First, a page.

On December 19th, I posted an overview on 1 Peter (if you want to go back to it). His first letter was about what was happening around the church, outside. This book is very different. Actually, I think it is written as a ‘Sermon’ to be used at their church (it ends in a doxology, rather than the standard ending). Peter, who died around 68AD at the hands of Nero (hung upsidedown on a cross), writes this letter/sermon because of teachings that were infiltrating the church. It is called: Epicurean. (Feel free to see how this is still taught today)
Epicurean belief teaches people to relax and enjoy life without worrying so much. They believed God or gods did exist, but they lived so far away from the affairs of man, in a permanent state of ataraxia, that they didn’t interfere with humans. They just sat up there in their world or Heaven.
There are two advantages (for them) having this mindset:
- First, there is no judgment after death; therefore, death shouldn’t be feared.
- Second, there is no judgment during life. There is no way to appease a god who doesn’t know you personally exist. Therefore, you are free to find fulfillment in life outside of religious rules and expectations.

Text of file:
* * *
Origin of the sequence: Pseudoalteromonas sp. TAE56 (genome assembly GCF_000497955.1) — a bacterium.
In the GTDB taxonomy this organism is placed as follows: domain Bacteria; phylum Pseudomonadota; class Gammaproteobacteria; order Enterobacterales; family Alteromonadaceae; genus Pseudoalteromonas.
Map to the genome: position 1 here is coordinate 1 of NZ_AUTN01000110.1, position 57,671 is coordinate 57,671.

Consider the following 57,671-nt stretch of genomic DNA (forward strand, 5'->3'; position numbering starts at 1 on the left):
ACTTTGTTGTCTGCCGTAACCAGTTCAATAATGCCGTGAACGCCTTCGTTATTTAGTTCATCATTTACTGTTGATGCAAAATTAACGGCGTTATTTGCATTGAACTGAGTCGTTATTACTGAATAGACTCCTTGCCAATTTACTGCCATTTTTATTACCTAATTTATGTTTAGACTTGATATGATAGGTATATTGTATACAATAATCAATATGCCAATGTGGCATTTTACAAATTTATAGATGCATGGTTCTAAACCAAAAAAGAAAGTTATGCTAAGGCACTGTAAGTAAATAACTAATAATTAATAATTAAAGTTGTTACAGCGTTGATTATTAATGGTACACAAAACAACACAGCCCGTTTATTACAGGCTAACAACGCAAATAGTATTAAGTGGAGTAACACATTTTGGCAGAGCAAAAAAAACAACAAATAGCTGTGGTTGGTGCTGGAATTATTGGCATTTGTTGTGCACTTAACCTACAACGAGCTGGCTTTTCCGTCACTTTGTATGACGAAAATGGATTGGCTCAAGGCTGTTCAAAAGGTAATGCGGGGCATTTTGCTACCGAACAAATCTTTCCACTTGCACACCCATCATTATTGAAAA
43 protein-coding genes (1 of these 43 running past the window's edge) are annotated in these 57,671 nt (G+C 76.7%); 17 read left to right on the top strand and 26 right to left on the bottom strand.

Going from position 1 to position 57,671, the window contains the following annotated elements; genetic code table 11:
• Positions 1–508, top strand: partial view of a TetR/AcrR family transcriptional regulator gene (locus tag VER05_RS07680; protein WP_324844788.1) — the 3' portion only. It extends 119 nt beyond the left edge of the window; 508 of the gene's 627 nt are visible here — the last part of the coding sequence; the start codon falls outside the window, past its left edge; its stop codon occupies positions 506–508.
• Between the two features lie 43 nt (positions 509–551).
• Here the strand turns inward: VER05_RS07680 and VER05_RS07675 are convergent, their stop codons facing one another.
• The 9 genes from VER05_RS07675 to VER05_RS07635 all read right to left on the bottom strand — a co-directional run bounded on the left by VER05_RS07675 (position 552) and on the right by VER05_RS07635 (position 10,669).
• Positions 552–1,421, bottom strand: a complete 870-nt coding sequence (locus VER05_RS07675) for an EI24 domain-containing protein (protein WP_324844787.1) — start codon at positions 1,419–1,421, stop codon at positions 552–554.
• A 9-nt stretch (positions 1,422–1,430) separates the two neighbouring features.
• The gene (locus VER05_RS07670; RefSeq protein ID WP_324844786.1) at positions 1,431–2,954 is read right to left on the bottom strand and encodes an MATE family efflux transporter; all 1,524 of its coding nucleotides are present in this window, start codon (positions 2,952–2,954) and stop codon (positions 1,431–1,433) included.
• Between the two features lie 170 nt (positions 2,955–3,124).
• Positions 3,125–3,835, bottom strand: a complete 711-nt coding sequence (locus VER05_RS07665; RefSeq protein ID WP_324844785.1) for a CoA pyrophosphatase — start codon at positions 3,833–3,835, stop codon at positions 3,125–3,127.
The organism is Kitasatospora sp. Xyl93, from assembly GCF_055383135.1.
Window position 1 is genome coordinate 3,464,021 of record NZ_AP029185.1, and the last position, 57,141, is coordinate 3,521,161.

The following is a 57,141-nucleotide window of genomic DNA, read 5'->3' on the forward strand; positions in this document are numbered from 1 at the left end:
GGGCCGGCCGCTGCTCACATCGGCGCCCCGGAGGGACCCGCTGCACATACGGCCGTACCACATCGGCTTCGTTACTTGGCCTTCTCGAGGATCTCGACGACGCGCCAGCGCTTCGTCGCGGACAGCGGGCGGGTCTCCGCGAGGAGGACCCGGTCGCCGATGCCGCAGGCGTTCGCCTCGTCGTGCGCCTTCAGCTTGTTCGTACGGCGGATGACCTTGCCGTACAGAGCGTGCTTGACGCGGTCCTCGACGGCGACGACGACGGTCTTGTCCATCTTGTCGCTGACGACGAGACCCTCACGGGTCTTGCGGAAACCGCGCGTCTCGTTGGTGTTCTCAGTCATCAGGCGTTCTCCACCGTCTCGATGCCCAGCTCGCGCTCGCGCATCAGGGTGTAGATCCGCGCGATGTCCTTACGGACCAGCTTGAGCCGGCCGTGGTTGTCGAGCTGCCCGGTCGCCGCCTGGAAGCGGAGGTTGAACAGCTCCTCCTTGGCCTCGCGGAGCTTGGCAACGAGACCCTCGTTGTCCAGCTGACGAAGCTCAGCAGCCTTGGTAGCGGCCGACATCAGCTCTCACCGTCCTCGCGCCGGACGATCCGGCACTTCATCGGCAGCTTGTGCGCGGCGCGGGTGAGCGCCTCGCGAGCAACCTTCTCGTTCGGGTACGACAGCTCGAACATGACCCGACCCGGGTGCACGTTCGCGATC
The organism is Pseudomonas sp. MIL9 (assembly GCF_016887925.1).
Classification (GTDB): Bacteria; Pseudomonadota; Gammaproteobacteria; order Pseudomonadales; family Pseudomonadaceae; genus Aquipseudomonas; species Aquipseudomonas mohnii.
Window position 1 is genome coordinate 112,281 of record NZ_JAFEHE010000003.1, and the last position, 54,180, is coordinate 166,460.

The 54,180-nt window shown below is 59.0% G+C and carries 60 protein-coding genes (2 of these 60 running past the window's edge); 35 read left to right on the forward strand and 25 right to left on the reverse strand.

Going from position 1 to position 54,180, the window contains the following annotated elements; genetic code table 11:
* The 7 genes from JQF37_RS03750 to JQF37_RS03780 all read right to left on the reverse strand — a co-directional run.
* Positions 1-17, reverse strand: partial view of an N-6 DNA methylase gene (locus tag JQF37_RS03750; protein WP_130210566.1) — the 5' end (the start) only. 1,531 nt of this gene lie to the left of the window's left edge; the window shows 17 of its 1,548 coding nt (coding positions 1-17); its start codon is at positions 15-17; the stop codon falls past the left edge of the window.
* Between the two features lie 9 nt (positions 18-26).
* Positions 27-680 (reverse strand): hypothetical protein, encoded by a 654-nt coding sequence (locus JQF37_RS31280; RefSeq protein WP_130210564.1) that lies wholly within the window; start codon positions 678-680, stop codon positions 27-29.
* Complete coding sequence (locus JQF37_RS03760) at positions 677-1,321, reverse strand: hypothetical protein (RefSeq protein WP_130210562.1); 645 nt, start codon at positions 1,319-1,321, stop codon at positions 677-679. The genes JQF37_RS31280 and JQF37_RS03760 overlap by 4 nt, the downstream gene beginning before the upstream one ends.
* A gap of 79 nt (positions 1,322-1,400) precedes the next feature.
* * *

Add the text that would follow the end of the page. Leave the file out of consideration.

They believe in the “golden mean.” The ‘golden mean’ means to maximize your pleasure without leading to negative consequences. Yup, that about sums up our world.
So, in true Epicureanism, the best life is characterized by sufficient food, a comfortable dwelling, peaceful relationships, and good friends. But, wait, it gets MORE relevant. They back it up by taking scriptures and applying them to their lives.
- “Therefore, I tell you, do not be anxious about your life, what you will eat or what you will drink, nor about your body, what you will put on. Is not life more than food, and the body more than clothing?”
- “Give us this day our daily bread.”
- “A friend loves at all times, and a brother is born for adversity.”
Shall I go on? You get my point.